Listening intently and taking notes about their concerns, I asked each one to hold off on their request for two weeks to give me an opportunity to prove that I was a different kind of leader.
After 24 hours of reflection and prayer, I decided to institute a culture in my team based upon the principles of the five love languages, introduced by author Gary Chapman in his series of books, The 5 Love Languages. These languages are: words of affirmation, physical touch, gifts, acts of service and quality time.
Since the love languages resonate differently with each person, I wanted to develop a comprehensive program that addressed all the love languages.
‘Shining Eagle Award’
I first went to the post exchange and bought the biggest, gaudiest trophy I could find, dubbing it the Shining Eagle Award. I decided that during my weekly team meeting, I would open by publicly recognizing the team member I observed going above and beyond the call of duty for a customer during the past week.
After singing this person’s praises, I would announce them as the winner and bring the person up to give them a high-five and receive the Shining Eagle Award. The recipient would display this trophy on their desk until the next week’s staff meeting, giving them recognition among the team members and the customers who visited them.
Along with the trophy, I presented the winner with one of my commander’s coins, as well as a 24-hour pass to be used at their discretion.
Through this simple gesture, I checked off gifts, words of affirmation and physical touch. For acts of service, I had each week’s winner swap vehicles with me, as most of our team had government vehicles in order to meet with customers throughout the various bases in Kuwait. On my one day off per week, I would take the winner’s vehicle to the wash rack and personally power-wash it, vacuum it out, then gas it up before giving it back to them on Monday. My team found this particularly helpful and thoughtful, since the sandy conditions of Kuwait quickly created a dirty vehicle, inside and out.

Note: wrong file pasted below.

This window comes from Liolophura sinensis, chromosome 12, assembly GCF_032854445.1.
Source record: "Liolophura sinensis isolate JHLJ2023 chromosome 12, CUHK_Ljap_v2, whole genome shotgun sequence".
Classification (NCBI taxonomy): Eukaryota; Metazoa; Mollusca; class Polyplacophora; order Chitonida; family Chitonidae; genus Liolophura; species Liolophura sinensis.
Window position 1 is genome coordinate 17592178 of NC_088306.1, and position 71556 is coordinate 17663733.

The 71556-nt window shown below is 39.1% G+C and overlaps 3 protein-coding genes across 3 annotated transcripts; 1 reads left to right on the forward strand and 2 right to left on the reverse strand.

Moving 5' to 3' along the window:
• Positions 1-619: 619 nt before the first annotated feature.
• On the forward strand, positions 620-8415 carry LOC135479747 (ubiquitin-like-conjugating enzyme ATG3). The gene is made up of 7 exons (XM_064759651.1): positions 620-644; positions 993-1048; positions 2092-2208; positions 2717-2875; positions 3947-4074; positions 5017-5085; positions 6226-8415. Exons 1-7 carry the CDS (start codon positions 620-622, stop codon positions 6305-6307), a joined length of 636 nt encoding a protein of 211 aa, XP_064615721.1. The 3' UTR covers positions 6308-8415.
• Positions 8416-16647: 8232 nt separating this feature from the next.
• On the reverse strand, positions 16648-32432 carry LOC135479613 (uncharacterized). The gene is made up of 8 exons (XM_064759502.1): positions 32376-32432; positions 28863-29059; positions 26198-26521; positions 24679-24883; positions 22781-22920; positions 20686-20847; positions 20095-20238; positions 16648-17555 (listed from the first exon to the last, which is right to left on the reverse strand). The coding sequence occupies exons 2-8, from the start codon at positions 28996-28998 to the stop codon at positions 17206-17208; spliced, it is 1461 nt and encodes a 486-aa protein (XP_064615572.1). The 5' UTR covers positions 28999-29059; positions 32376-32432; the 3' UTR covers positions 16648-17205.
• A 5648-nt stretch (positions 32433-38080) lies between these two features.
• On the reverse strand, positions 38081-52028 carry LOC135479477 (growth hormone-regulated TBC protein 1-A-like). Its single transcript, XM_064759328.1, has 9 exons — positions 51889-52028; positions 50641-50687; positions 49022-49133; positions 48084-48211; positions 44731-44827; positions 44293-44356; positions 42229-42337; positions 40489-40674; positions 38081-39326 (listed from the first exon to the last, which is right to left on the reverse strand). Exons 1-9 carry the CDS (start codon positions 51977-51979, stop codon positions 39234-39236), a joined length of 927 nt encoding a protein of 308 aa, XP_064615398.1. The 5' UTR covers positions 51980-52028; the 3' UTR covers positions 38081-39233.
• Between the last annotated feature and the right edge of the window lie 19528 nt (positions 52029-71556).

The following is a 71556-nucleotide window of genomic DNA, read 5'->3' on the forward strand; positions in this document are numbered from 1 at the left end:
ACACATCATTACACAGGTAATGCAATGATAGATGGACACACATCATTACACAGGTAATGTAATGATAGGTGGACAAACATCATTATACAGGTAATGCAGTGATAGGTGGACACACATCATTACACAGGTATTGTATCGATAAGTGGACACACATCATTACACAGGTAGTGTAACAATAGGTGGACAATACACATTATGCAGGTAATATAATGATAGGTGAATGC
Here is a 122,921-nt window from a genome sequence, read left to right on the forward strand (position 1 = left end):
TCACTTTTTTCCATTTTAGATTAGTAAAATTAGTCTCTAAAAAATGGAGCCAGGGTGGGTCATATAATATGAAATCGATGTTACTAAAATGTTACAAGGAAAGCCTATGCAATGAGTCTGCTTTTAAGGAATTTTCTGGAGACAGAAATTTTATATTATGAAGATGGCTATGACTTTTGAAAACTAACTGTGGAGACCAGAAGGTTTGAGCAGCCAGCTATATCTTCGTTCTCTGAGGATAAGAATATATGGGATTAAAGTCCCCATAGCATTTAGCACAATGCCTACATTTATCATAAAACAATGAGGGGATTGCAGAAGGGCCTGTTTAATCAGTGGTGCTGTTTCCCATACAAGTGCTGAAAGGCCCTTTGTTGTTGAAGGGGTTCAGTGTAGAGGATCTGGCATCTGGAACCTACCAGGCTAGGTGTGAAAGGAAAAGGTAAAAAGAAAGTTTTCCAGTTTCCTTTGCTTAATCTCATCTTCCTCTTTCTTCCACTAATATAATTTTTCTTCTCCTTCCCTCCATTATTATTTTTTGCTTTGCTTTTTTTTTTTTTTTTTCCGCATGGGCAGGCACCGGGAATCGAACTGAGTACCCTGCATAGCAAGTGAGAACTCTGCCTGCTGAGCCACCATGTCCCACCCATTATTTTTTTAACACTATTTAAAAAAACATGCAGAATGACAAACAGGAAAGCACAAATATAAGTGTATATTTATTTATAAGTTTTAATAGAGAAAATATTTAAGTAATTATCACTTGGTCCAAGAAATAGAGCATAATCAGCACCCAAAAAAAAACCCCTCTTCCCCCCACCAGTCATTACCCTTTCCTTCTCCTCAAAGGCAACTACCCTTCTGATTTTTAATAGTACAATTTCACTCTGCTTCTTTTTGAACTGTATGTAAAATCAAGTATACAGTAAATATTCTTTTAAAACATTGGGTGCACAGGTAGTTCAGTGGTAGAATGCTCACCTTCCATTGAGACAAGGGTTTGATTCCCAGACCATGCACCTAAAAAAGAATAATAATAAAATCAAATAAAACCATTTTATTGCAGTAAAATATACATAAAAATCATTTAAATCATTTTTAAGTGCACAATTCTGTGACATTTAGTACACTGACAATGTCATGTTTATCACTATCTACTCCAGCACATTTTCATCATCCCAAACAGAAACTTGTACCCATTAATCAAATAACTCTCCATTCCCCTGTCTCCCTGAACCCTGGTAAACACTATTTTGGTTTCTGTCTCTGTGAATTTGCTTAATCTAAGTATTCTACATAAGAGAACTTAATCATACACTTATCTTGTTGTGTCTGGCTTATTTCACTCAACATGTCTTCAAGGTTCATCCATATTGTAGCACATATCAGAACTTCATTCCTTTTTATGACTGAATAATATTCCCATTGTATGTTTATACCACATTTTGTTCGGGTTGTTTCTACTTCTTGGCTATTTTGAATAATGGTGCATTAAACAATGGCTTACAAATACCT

Finally, for quality time, I used my personal money to take each team member out for coffee once a month for an hour at the local coffee shop. They set the day and time, and their only task was to come to the meeting ready to share what was in their heart.
The coffee hour was the most valuable practice because it helped me keep my finger on the pulse of my unit, get to know each team member personally, develop a sense of family within my unit and learn what I could do to best meet the needs of each team member, personally and professionally.
Because of the new command climate I instilled, the three people who had wanted to leave flipped the script and decided to extend their stay for the duration of my tour.
Leadership is hard, at any level, and servant leadership is even harder because it takes time, commitment and personal sacrifice on the part of the leader.
But what I know to be true is that when people feel loved and cared for, they can look past the sacrifices they’re asked to make to accomplish the mission. The Army can and will make its recruiting mission when we’re not just the greatest fighting force the world has ever known, but also the most compassionate organization a person can belong to.
Lt. Col. (Rev.) Paul McCullough, U.S. Army retired, is president of the Association of the U.S. Army’s Penn & Franklin-Greater Philadelphia Chapter and an Army Reserve Ambassador from Pennsylvania. He served 20 years in the Army, retiring in 2018 as deputy director for supplier operations, Defense Logistics Agency. He deployed to Operation Iraqi Freedom in 2005, and in 2017 as commander of the DLA Support Team-Kuwait. He holds a doctorate in business administration from Walden University.